Insurance terms 101
Let’s define some common insurance terms.
- Premium: the amount you pay to the insurance carrier every month.
- Copay: a fixed amount you pay for a covered service such as visiting your primary care provider or getting an X-ray. (Copays vary from one plan to next. You may not have copays for preventive services on certain plans.)
- Deductible: the amount you pay for covered services before your insurance begins to pay.
- Coinsurance: the percentage of costs for a covered service you pay after you’ve met the deductible.
- Maximum out-of-pocket costs: the most you pay for covered services in a given year.
- Preferred cost-sharing: a term that refers to lower out-of-pocket costs (often reduced copays) for prescription drugs when you use certain in-network pharmacies.
- In-network: The group of providers and pharmacies who accept your insurance (typically, the insurer has negotiated better rates with in-network providers). You might want to seek in-network providers who offer value-based care, which rewards providers for the quality of care they provide and focuses more on patient health outcomes.
- Out-of-network: Providers and pharmacies who do not accept your insurance. If you seek care from an out-of-network provider, you may have to pay more or cover all the costs yourself.
How health insurance works
Because you use health insurance for routine and preventive care, you and your insurance company pay the costs together. The type of service and how much has been spent on your healthcare in a calendar year will determine how much you pay and how much the insurance company pays. Here’s how it works:
- You pay the monthly premium, whether you use your insurance or not.
- When you seek care and/or fill a prescription, you pay either a copay or the full cost of the service/prescription as outlined in your policy. For any services provided or prescriptions filled, you pay up to the amount of your deductible. You can help reduce your costs by using in-network providers and pharmacies, especially pharmacies with preferred cost sharing. You might find that a value-based care provider with multiple services in the same location—onsite lab work, behavioral healthcare and health coaching—could make it easier for you to navigate your healthcare.
- Once you’ve met the deductible, your insurance starts to pay more of the cost for covered services. This is when coinsurance begins.
- Once you’ve paid an amount equal to the out-of-pocket maximum between your copays, deductibles and coinsurance, your insurance company pays the remaining costs of in-network, covered medical bills until the end of the year or you switch insurance plans, whichever comes first.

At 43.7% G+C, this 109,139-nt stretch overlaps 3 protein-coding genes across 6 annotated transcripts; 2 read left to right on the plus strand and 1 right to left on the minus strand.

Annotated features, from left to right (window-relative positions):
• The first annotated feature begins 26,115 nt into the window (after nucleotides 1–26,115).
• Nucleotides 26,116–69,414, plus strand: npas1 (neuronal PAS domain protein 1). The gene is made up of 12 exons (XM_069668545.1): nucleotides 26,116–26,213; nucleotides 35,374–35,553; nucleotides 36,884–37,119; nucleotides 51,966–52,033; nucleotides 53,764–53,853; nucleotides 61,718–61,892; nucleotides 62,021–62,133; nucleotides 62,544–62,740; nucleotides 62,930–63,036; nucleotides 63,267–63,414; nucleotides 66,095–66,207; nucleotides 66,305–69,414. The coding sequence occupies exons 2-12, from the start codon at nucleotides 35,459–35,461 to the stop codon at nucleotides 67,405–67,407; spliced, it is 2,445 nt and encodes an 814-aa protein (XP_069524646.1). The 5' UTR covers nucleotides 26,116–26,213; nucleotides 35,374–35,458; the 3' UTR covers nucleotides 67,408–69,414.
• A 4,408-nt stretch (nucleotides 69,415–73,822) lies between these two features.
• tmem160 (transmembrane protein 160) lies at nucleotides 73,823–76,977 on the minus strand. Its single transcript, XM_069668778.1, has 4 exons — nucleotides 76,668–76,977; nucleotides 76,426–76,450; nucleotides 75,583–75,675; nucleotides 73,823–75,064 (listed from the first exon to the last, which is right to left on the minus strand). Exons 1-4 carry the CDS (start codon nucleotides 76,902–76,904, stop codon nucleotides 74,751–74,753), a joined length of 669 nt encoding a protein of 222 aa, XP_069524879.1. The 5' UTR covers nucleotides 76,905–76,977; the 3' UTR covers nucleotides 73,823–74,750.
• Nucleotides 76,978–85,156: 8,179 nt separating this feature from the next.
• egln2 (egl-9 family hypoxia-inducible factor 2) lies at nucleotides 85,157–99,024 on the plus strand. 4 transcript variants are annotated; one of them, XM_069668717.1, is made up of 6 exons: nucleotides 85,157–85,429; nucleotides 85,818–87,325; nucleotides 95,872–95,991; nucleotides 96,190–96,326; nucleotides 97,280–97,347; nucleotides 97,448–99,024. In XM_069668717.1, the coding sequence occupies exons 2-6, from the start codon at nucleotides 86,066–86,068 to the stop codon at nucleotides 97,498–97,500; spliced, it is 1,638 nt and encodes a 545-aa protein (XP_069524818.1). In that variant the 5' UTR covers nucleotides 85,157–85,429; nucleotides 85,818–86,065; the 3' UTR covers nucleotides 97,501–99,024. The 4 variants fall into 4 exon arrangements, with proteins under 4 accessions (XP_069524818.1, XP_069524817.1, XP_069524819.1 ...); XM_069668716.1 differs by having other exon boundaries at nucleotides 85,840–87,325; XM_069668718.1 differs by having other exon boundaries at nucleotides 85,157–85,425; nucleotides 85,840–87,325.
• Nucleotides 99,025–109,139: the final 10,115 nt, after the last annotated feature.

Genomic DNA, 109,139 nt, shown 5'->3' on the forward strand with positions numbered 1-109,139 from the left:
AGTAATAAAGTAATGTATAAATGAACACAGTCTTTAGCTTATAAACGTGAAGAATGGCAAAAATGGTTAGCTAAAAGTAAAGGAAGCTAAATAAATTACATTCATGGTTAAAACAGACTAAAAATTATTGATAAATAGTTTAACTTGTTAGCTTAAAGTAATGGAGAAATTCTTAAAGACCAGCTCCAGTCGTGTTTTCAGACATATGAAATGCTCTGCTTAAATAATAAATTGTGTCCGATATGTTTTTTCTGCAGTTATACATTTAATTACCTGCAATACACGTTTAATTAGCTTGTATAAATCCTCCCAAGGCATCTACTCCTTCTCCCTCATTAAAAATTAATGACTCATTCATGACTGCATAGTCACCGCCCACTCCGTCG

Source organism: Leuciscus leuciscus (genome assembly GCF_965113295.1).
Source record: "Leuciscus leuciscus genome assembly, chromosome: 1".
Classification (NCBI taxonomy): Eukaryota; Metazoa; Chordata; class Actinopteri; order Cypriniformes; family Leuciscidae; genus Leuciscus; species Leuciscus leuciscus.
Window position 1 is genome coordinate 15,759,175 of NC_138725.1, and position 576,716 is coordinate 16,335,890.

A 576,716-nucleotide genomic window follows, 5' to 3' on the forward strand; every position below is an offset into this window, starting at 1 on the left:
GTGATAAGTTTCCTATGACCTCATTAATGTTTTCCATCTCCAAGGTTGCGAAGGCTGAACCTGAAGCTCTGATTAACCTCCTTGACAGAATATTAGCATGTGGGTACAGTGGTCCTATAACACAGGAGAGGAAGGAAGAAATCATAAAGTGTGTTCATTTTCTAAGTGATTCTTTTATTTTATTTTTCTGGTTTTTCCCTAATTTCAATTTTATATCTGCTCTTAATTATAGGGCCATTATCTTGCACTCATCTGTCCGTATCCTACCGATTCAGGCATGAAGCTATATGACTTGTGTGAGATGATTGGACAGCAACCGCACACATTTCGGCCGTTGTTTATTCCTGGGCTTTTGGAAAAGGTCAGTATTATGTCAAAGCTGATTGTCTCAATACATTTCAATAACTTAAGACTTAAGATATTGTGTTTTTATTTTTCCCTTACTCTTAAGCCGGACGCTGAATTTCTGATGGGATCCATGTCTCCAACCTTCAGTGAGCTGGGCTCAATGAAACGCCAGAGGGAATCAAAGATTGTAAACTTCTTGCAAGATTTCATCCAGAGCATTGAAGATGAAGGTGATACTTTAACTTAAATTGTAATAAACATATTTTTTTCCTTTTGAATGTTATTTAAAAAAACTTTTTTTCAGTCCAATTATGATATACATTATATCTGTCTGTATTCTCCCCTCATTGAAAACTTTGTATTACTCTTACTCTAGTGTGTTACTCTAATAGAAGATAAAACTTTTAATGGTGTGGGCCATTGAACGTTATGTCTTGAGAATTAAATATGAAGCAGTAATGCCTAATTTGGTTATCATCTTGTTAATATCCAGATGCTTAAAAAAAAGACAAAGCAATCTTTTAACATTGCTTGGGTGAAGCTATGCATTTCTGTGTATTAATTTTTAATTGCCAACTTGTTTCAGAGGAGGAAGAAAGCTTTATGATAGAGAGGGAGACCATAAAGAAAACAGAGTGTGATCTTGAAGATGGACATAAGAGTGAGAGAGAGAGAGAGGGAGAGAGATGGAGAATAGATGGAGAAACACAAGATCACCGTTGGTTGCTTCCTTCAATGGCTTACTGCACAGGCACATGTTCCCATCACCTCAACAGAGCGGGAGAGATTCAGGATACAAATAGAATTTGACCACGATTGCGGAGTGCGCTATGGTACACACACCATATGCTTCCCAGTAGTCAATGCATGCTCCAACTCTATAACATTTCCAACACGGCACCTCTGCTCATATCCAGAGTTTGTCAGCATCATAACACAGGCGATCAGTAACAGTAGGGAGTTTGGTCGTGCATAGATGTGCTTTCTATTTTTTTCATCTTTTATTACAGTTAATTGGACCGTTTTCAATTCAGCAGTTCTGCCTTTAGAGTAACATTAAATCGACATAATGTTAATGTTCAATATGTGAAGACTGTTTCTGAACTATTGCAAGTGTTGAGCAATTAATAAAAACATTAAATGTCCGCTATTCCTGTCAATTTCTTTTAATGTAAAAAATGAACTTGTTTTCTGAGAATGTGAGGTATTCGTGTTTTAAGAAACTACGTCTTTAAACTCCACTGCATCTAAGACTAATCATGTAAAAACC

Know what’s covered and what isn’t
Health plans typically cover routine and preventive services for things such as heart disease, diabetes, depression and cancer as well as shots for illnesses like the flu and pneumonia. Check your plan details to know which services are covered.
Plans differ regarding which services or prescriptions are not covered. You’ll want to review your specific plan details. In general, most insurance plans do not cover cosmetic procedures (nose job, tummy tuck, facelift, etc.). Many plans will not cover off-label uses for prescription drugs, meaning use for reasons other than what the drug was officially approved to treat by the U.S. Food and Drug Administration.1
Ways to save on medical expenses
Here are some tips to save more on your medical expenses:
Use in-network providers and pharmacies to avoid paying higher costs.
- Fill your prescriptions at preferred cost-sharing pharmacies.
- Confirm your medications are on your plan’s drug formulary. If not, ask your provider if there is an alternative covered drug you could switch to, if there is a generic you could use instead or if they can do a medication reconciliation to evaluate your prescriptions.
- Compare prescription costs at your local pharmacies. Humana’s MyHumana app and website let you compare costs side by side at nearby pharmacies so you can fill your prescription at the best cost.
- Know whether your plan requires referrals for specialists or not. Typically, Health Management Organization (HMO) plans require you to see your primary care provider before seeking care from a specialist. When you work with a value-based care provider, they serve as your medical home base and help coordinate your care.
- Understand where to get care. Learn when to seek primary care, urgent care or emergency room here.
- Use telehealth services to get care from home. Learn more about virtual visits here.
- Take advantage of free and paid screenings and services to maintain your health and catch any concerns early on.
Looking for more ways to get more out of your health plan? Read part two in our series.